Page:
EU court rules that Adidas may defend its three stripes design

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Sang Nkhwazi

Sang is a Patent & Trade Marks Representative & Director of Franks & Co Mancunium Ltd, a firm of European Patent & Trade Marks Attorneys based in Cheadle, Stockport. The firm advises on the protection and enforcement of Intellectual Property Rights and assists with the procedures involved in obtaining protection for inventions, trade marks, designs and artistic works. You can contact him on 0161 820 2891 or email sang.nkhwazi@franksco.com
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The General Court of the Court of Justice of the European Union has ruled that German sporting goods manufacturer Adidas (HQ: Herzogenaurach, Germany) may oppose the registration of EU trade mark applications depicting two parallel stripes on shoes,  affirming earlier decisions by the European Union Intellectual Property Office (EUIPO).

Belgian company Shoe Branding Europe had in 2009 and 2011 applied for two EU trademarks for two parallel stripes on shoes, one for footwear and the other for safety footwear. Adidas opposed the applications as it considered them too similar to its own iconic three-stripe design.The EU IPO refused to register both marks in separate decisions in 2015 and 2016.

Trade mark sought to be registered by Shoe Branding Europe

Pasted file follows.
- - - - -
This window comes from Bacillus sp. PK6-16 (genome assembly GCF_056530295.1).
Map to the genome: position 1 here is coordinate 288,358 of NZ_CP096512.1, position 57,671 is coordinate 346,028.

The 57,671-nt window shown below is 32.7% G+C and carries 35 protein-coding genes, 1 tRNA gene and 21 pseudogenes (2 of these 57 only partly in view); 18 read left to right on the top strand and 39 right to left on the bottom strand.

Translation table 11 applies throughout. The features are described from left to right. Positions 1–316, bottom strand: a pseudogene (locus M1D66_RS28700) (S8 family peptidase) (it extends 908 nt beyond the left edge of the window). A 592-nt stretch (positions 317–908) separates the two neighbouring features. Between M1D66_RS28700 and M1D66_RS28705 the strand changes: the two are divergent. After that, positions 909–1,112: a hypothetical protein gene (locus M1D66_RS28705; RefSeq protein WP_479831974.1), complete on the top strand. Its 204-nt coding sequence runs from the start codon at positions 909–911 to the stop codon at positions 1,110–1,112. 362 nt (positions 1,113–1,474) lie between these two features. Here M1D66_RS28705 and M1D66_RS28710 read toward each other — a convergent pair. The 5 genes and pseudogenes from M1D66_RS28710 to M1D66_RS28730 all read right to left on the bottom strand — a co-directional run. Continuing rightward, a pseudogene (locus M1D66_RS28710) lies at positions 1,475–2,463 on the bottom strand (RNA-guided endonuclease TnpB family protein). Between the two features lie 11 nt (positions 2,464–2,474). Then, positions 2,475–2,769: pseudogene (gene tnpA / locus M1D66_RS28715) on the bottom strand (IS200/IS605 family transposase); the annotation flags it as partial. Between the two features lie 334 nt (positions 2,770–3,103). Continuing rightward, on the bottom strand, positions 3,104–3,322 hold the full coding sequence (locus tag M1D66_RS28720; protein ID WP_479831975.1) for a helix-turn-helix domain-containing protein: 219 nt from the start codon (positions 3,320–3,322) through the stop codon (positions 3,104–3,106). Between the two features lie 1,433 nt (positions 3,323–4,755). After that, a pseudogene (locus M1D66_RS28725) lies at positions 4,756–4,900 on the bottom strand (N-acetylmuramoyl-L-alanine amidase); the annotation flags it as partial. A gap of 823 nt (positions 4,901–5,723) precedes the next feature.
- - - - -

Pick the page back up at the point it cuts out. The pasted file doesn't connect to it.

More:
In the present judgement, the General court ruled on Thursday to confirm the decision of the EUIPO that parallel stripes on footwear would be confusingly similar adidas’ mark. The judgement said:

given  a  certain  degree  of  similarity  between  the  marks  at issue,  the  identity or  the  similarity between  the  goods  covered  by  those  marks  and  the high reputation of adidas’ earlier mark, there was a likelihood that the relevant public might establish a link  between  the  marks  at  issue  and  that  the  use  of  the  marks applied  for  could  take  unfair advantage of the reputation of adidas’ mark,

According to the Court, EUIPO did not commit an error of assessment in finding  that the use of the marks applied for would take unfair advantage of the reputation of adidas’ mark and that Shoe Branding Europe had not demonstrated the existence of due cause for the use of the marks applied for.

You can read the whole verdict here.
 

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